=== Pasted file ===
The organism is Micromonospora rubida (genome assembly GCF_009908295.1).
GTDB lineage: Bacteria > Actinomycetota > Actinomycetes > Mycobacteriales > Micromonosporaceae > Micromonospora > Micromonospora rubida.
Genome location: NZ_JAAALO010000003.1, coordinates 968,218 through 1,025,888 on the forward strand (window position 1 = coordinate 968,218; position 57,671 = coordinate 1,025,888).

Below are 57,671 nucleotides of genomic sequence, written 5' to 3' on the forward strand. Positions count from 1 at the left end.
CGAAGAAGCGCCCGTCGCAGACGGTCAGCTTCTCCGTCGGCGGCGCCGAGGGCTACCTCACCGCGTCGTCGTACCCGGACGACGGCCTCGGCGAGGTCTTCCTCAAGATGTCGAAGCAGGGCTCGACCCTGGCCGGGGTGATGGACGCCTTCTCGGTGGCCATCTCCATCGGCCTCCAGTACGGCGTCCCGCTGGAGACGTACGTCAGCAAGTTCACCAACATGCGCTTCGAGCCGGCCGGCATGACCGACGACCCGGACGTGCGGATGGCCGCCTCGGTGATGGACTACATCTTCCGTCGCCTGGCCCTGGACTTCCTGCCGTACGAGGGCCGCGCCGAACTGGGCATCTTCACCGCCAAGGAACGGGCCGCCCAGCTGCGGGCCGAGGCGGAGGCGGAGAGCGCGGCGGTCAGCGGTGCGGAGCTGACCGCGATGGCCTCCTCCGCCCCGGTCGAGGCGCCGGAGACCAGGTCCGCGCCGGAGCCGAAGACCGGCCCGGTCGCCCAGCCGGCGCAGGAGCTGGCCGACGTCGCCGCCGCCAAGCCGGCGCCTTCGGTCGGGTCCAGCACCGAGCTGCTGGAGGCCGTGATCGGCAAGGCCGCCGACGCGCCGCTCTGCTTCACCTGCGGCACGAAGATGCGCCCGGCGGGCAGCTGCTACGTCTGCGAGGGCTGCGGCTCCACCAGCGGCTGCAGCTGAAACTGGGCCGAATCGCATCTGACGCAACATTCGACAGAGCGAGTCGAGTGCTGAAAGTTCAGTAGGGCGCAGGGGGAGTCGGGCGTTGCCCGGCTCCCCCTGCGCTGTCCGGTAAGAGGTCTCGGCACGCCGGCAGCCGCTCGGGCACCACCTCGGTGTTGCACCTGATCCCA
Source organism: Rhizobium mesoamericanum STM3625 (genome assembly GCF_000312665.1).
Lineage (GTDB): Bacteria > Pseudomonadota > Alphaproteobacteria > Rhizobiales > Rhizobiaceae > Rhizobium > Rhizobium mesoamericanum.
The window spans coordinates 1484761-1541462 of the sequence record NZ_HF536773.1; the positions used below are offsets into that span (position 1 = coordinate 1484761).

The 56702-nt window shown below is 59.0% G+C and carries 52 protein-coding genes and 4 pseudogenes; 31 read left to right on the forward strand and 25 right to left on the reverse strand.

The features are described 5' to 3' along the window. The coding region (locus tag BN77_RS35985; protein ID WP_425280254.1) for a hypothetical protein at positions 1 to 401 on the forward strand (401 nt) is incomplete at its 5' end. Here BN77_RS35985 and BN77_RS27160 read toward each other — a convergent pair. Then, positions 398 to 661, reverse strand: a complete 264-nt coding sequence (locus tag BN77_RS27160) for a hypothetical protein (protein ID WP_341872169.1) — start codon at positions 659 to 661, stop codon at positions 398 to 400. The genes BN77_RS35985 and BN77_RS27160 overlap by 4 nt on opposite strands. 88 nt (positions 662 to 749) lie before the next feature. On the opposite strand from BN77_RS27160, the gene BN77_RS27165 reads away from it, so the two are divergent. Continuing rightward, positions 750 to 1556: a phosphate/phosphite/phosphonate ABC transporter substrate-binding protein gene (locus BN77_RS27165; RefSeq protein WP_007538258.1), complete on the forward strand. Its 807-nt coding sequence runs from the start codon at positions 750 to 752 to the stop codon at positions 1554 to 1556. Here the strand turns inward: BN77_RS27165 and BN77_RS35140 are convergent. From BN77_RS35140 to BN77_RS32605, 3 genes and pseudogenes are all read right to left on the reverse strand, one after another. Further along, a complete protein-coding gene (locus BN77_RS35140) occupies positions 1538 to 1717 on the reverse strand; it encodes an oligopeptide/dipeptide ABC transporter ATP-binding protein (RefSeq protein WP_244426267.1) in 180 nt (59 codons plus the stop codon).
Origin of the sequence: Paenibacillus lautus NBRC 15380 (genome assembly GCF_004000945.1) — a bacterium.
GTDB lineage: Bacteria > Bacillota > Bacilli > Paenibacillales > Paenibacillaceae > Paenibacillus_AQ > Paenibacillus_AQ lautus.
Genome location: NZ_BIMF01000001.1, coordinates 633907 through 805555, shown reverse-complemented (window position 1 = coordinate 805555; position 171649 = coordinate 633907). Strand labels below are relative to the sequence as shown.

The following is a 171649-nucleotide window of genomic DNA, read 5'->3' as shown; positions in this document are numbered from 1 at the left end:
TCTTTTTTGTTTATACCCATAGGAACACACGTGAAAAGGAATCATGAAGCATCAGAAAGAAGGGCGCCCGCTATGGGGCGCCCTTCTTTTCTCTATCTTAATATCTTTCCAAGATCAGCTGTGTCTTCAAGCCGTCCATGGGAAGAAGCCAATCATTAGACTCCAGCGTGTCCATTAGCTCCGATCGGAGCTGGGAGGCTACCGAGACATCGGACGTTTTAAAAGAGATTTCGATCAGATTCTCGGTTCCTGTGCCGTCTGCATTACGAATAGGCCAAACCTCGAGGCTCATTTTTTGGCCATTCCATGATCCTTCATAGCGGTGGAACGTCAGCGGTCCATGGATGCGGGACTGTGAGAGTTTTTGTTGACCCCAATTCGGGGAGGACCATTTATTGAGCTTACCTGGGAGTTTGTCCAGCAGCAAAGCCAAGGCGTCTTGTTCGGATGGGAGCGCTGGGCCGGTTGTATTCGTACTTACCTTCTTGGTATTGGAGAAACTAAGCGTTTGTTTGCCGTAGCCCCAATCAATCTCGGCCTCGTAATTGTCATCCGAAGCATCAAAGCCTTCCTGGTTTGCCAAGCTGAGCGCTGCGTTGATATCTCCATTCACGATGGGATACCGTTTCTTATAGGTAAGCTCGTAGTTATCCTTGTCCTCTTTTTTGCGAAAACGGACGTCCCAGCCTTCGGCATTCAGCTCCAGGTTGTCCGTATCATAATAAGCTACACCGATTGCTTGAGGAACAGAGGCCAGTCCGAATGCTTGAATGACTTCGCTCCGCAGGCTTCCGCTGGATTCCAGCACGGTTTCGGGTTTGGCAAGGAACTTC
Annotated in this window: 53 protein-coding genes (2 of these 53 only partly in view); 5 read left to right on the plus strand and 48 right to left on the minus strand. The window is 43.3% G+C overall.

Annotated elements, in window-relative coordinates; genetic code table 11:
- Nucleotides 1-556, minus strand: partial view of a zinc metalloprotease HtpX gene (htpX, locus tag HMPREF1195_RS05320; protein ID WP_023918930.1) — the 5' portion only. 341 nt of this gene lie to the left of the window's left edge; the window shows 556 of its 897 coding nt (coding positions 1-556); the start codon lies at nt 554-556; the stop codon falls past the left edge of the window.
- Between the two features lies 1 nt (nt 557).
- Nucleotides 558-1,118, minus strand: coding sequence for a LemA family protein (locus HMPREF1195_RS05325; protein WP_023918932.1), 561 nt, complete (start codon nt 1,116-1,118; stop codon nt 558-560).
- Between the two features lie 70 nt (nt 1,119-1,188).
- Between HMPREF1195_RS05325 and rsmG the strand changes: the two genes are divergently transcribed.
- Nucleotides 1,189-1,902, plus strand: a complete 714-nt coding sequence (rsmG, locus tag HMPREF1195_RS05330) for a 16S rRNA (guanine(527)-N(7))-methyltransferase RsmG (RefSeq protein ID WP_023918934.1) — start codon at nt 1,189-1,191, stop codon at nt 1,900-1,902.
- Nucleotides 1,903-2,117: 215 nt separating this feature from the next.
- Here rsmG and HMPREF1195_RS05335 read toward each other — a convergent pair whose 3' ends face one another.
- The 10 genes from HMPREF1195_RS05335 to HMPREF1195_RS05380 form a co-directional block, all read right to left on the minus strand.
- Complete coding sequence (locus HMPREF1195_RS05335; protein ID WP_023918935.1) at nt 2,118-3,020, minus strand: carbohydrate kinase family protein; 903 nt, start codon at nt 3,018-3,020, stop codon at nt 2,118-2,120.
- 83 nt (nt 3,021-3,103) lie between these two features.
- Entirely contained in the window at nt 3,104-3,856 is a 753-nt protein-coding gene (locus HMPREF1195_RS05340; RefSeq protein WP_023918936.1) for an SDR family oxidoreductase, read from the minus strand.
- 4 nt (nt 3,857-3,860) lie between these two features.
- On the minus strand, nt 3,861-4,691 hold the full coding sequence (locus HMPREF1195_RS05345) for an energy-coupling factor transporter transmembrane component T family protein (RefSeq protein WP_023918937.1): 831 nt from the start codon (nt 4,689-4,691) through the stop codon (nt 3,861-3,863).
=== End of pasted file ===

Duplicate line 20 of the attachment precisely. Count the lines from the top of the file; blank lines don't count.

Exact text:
- Nucleotides 558-1,118, minus strand: coding sequence for a LemA family protein (locus HMPREF1195_RS05325; protein WP_023918932.1), 561 nt, complete (start codon nt 1,116-1,118; stop codon nt 558-560).